This past September, KCRW released a podcast called “The Rise of the Sharing Economy.” During the podcast, a variety of individuals discuss the “new” idea of a sharing economy, also referred to as a peer-to-peer economy or collaborative consumption. The major benefit of a sharing economy is that it allows people to use products and services without actually owning them. Recently, it seems, entrepreneurs have been promoting this concept of sharing through businesses such as Airbnb, Zip Cars, and Cookening—just to name a few. One of the questions the podcast raises, however, is whether or not this concept really is new.
In my opinion, it is not new at all; it has simply gained more popularity and has expanded to be the basis of many new business ideas. I agree with a couple of the speakers on the podcast in that sharing is something the human species has been doing for quite some time. We share with friends, we share with family members, we share with classmates…and the list goes on. Why should we not share with other people in our communities or across the world?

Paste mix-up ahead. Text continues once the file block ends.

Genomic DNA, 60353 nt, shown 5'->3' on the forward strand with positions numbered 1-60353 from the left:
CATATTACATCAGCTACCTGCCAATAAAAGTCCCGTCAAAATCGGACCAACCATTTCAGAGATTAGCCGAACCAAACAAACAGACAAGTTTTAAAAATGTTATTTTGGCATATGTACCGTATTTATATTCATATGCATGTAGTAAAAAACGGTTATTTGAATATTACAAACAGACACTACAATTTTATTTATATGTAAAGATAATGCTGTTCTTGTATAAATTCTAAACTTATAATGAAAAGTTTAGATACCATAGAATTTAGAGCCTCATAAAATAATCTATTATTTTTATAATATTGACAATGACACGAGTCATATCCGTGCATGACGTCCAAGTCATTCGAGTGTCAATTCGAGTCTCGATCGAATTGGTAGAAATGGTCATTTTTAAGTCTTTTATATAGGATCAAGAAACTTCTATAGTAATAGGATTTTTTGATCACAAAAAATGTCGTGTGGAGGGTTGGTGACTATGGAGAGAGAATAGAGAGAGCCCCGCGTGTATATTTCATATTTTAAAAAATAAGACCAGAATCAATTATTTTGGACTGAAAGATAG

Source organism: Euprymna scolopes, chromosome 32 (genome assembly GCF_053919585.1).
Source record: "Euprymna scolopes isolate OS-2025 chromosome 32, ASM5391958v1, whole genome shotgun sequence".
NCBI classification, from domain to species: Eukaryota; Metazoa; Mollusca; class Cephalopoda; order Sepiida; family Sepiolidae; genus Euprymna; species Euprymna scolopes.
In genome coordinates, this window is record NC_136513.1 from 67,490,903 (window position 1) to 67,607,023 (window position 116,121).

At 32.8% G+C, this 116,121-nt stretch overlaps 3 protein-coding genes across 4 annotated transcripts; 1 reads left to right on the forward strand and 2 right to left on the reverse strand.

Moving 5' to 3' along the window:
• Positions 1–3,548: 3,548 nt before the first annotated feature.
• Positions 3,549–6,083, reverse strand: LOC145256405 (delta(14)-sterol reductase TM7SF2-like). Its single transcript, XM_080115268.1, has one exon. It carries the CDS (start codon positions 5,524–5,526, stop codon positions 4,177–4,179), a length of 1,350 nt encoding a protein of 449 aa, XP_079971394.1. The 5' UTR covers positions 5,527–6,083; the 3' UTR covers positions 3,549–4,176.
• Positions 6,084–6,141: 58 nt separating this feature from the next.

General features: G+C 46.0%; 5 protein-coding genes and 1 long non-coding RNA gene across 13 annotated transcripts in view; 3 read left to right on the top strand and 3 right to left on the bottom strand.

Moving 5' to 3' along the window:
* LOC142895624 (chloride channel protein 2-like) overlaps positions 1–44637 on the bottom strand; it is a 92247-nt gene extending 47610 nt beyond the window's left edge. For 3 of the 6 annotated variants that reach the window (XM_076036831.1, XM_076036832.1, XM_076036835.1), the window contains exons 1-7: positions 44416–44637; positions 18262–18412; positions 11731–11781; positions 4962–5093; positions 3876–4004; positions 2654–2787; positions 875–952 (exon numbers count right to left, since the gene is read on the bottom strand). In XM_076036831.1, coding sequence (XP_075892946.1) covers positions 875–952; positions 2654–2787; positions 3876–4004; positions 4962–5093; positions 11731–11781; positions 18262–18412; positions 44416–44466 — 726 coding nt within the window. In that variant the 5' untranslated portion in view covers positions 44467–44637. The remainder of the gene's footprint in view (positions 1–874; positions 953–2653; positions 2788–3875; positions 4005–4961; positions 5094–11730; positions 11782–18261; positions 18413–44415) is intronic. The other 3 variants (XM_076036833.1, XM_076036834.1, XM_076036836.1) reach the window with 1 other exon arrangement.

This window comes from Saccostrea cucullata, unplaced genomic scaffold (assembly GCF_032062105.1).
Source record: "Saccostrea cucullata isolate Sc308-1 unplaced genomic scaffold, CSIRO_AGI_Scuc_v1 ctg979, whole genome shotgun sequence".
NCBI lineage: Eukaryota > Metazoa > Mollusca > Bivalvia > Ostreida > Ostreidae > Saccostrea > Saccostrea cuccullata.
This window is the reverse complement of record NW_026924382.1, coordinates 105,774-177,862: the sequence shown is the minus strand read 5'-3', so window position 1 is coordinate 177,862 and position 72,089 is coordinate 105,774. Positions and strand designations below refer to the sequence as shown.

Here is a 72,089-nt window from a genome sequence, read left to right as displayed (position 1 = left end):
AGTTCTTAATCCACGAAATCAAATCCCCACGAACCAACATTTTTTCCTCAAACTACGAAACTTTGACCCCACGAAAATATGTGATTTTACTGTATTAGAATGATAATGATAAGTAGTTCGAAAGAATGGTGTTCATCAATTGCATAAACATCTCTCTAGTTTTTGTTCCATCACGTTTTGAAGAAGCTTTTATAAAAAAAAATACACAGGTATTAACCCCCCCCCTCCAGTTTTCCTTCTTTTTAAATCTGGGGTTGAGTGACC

Even though this is not a new idea, I do believe it requires humans to instill a great deal of trust in one another. For example, one of the speakers brings up the dangers that could potentially occur in a business model such as Airbnb, since hosts do not know the people who are spending the night at their homes. On the other hand, Derek Thompson from The Atlantic responds to this by saying that dangerous situations occur rarely, and they are just as likely to occur at a standard hotel. This reasoning supports another idea brought up in the podcast; people have to trust each other in a sharing economy, but they also have to trust each other in the capitalist economy. The chance of something dangerous or bizarre occurring is so slim, that participants in both economies are taking some sort of risk with every economic decision they make.
Evidence shows that the sharing economy is very beneficial to individuals who would like to use products or services without actually owning them. Expanding our idea of sharing to the general public not only allows us to prevent waste, but it contributes to a sense of community. I think that if we can trust each other and have faith in the human race this could be a great way to bring people together.